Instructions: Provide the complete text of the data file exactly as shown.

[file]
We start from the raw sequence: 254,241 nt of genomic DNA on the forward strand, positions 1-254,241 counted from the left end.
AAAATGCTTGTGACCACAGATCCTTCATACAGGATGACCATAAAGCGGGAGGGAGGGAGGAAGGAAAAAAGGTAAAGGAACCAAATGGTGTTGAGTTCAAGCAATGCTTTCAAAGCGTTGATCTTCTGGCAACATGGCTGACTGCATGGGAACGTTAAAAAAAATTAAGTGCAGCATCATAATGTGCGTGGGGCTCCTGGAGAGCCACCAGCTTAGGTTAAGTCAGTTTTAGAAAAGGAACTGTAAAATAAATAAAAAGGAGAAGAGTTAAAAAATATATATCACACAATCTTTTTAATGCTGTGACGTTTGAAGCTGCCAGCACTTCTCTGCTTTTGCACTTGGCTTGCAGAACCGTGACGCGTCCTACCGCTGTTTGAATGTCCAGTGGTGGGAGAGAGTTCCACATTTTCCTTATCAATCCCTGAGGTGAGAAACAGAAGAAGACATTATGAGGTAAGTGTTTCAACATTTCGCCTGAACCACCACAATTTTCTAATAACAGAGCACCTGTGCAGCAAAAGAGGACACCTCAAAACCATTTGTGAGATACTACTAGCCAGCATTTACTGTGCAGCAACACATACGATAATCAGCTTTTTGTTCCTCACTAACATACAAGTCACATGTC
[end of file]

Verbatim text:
We start from the raw sequence: 254,241 nt of genomic DNA on the forward strand, positions 1-254,241 counted from the left end.
AAAATGCTTGTGACCACAGATCCTTCATACAGGATGACCATAAAGCGGGAGGGAGGGAGGAAGGAAAAAAGGTAAAGGAACCAAATGGTGTTGAGTTCAAGCAATGCTTTCAAAGCGTTGATCTTCTGGCAACATGGCTGACTGCATGGGAACGTTAAAAAAAATTAAGTGCAGCATCATAATGTGCGTGGGGCTCCTGGAGAGCCACCAGCTTAGGTTAAGTCAGTTTTAGAAAAGGAACTGTAAAATAAATAAAAAGGAGAAGAGTTAAAAAATATATATCACACAATCTTTTTAATGCTGTGACGTTTGAAGCTGCCAGCACTTCTCTGCTTTTGCACTTGGCTTGCAGAACCGTGACGCGTCCTACCGCTGTTTGAATGTCCAGTGGTGGGAGAGAGTTCCACATTTTCCTTATCAATCCCTGAGGTGAGAAACAGAAGAAGACATTATGAGGTAAGTGTTTCAACATTTCGCCTGAACCACCACAATTTTCTAATAACAGAGCACCTGTGCAGCAAAAGAGGACACCTCAAAACCATTTGTGAGATACTACTAGCCAGCATTTACTGTGCAGCAACACATACGATAATCAGCTTTTTGTTCCTCACTAACATACAAGTCACATGTC